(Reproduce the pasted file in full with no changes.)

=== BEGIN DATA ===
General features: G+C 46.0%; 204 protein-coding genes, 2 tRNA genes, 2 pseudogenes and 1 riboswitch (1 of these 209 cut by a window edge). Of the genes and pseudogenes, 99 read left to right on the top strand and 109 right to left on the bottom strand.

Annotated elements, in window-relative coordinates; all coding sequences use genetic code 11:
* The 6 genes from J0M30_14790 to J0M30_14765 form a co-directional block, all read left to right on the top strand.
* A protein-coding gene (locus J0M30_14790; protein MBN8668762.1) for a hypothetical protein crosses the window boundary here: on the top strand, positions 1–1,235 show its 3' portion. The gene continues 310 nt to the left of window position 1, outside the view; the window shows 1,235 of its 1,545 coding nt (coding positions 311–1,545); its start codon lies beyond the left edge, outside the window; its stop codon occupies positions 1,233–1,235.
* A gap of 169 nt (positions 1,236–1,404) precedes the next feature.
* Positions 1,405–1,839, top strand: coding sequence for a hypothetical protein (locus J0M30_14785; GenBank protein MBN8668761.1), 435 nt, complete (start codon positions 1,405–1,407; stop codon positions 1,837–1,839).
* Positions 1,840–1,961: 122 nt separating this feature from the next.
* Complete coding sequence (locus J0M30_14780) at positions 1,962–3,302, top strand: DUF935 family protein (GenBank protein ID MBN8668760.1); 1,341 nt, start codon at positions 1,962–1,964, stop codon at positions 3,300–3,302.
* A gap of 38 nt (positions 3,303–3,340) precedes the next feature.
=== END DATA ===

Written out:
General features: G+C 46.0%; 204 protein-coding genes, 2 tRNA genes, 2 pseudogenes and 1 riboswitch (1 of these 209 cut by a window edge). Of the genes and pseudogenes, 99 read left to right on the top strand and 109 right to left on the bottom strand.

Annotated elements, in window-relative coordinates; all coding sequences use genetic code 11:
* The 6 genes from J0M30_14790 to J0M30_14765 form a co-directional block, all read left to right on the top strand.
* A protein-coding gene (locus J0M30_14790; protein MBN8668762.1) for a hypothetical protein crosses the window boundary here: on the top strand, positions 1–1,235 show its 3' portion. The gene continues 310 nt to the left of window position 1, outside the view; the window shows 1,235 of its 1,545 coding nt (coding positions 311–1,545); its start codon lies beyond the left edge, outside the window; its stop codon occupies positions 1,233–1,235.
* A gap of 169 nt (positions 1,236–1,404) precedes the next feature.
* Positions 1,405–1,839, top strand: coding sequence for a hypothetical protein (locus J0M30_14785; GenBank protein MBN8668761.1), 435 nt, complete (start codon positions 1,405–1,407; stop codon positions 1,837–1,839).
* Positions 1,840–1,961: 122 nt separating this feature from the next.
* Complete coding sequence (locus J0M30_14780) at positions 1,962–3,302, top strand: DUF935 family protein (GenBank protein ID MBN8668760.1); 1,341 nt, start codon at positions 1,962–1,964, stop codon at positions 3,300–3,302.
* A gap of 38 nt (positions 3,303–3,340) precedes the next feature.